Fundamentally Speaking

Soybean Oil Trading at Historically Low % of Combined Crush Value

Last week, the August soybean meal contract moved to contract highs while August soybean oil traded to new lows.

This very unusual situation is linked to very strong export demand for soybean meal forcing processors to pay record premiums for scarce 2012 soybeans to crush for large outstanding overseas sales still on the books.

Soybean oil on the other hand has seen demand much more subdued with supplies of vegetable oils quite large particularly for palm oil.

As result, soybean meal now accounts for a historically high percent of the combined crush value from both this product and soybean oil.

This graphic shows soybean oils’ percent contribution to the combined soybean crush value basis forCentral Illinois.

The chart also plots the average percent of 38.0%, the plus and minus one standard deviation levels respectively at 43.7% and 32.2% and the plus and minus two standard deviation levels of 49.4% and 26.5%.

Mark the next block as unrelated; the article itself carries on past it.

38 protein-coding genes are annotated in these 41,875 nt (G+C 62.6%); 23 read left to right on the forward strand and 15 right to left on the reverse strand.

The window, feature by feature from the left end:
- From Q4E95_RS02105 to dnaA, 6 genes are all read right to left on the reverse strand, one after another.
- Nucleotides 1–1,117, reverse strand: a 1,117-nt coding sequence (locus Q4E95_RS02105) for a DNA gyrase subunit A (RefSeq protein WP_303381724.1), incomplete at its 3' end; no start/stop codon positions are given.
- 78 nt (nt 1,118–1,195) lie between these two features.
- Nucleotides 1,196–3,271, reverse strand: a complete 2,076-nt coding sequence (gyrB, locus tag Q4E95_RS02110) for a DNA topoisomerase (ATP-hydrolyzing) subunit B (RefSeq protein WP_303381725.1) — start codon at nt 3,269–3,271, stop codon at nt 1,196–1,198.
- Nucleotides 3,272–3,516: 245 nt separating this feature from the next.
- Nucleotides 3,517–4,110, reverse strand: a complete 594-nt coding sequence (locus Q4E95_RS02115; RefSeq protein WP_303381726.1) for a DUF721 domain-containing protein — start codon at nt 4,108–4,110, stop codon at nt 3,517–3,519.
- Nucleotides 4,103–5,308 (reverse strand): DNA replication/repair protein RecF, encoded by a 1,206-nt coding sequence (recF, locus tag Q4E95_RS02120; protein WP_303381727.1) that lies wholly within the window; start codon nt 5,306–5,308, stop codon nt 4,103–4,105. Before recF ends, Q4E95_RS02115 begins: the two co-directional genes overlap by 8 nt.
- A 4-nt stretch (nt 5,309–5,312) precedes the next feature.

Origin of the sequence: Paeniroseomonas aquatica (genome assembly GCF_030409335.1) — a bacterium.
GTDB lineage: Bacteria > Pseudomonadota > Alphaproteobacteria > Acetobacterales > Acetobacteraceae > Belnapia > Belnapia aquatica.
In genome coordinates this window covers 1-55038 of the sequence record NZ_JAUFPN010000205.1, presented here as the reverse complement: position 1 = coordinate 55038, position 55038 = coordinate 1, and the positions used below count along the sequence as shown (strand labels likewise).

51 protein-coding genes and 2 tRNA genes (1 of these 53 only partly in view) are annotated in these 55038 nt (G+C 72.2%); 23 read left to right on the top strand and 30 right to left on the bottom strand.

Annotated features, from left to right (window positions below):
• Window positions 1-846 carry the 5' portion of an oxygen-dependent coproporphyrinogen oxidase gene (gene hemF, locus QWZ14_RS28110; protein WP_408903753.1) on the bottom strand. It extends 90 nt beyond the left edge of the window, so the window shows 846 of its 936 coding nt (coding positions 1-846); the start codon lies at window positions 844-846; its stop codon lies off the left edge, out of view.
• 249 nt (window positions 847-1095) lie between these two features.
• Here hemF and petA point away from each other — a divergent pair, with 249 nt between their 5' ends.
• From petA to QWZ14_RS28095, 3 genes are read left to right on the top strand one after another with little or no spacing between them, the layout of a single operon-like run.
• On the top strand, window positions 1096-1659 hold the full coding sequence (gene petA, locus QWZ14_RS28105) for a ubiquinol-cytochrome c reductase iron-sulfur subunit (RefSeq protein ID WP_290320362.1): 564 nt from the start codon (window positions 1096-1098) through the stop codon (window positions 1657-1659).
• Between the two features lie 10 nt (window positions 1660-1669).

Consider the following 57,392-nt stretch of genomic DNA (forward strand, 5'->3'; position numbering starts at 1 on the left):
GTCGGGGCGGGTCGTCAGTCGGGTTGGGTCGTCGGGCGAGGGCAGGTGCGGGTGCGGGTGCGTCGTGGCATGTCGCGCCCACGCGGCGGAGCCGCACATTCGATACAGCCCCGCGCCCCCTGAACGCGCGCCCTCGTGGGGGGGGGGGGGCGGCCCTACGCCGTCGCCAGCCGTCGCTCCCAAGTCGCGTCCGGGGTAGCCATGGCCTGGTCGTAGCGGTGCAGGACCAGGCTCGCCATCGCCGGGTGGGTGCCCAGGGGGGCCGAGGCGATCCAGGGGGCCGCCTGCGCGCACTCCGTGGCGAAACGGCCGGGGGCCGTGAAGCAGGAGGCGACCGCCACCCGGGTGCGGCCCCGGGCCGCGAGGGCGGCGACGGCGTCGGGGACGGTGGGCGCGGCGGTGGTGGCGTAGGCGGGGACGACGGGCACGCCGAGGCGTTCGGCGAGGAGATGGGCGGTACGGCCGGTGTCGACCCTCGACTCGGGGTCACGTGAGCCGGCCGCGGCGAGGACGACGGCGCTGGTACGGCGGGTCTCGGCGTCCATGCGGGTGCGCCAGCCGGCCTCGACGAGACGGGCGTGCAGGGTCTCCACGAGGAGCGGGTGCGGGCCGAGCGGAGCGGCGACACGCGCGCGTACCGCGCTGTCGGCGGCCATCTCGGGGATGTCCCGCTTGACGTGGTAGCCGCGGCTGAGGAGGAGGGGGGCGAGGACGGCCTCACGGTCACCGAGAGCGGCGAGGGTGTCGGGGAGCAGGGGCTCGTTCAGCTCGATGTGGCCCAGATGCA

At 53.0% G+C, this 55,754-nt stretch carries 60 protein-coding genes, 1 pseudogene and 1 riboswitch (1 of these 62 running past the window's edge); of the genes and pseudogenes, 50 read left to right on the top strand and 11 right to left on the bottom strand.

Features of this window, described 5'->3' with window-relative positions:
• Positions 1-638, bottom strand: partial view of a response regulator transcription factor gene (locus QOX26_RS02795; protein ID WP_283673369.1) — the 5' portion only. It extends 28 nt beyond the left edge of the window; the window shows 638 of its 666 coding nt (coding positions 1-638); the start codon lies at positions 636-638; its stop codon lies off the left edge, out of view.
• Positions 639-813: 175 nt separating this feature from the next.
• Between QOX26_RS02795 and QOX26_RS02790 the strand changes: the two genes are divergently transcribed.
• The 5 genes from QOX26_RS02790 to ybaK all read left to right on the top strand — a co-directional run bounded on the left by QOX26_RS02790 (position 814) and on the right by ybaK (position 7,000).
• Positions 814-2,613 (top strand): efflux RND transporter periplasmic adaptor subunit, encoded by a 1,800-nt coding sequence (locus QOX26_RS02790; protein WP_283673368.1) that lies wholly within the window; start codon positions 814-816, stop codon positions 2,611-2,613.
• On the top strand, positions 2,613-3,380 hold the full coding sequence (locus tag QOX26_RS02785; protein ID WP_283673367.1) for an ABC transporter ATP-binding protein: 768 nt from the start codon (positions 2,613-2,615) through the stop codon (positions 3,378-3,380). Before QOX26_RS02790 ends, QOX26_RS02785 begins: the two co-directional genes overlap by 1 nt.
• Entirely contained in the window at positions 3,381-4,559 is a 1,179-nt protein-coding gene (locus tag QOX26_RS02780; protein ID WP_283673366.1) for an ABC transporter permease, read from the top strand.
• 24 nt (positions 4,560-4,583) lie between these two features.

For only the sixth time since August 1992 the percent that soybean oil contributes to the combined crush value is below the negative one standard deviation line and at the current 28.4% is close to the last major low of 28.1% seen four years ago.

Should soybean meal values continue to escalate, this could put the soyoil percent down close to the negative two standard deviation line that only occurs 2.5% of the time.

There may be a time in the near future where going long soybean oil and short soybean meal may be quite profitable but that may after this year’s tight old crop soybean situation works itself out.



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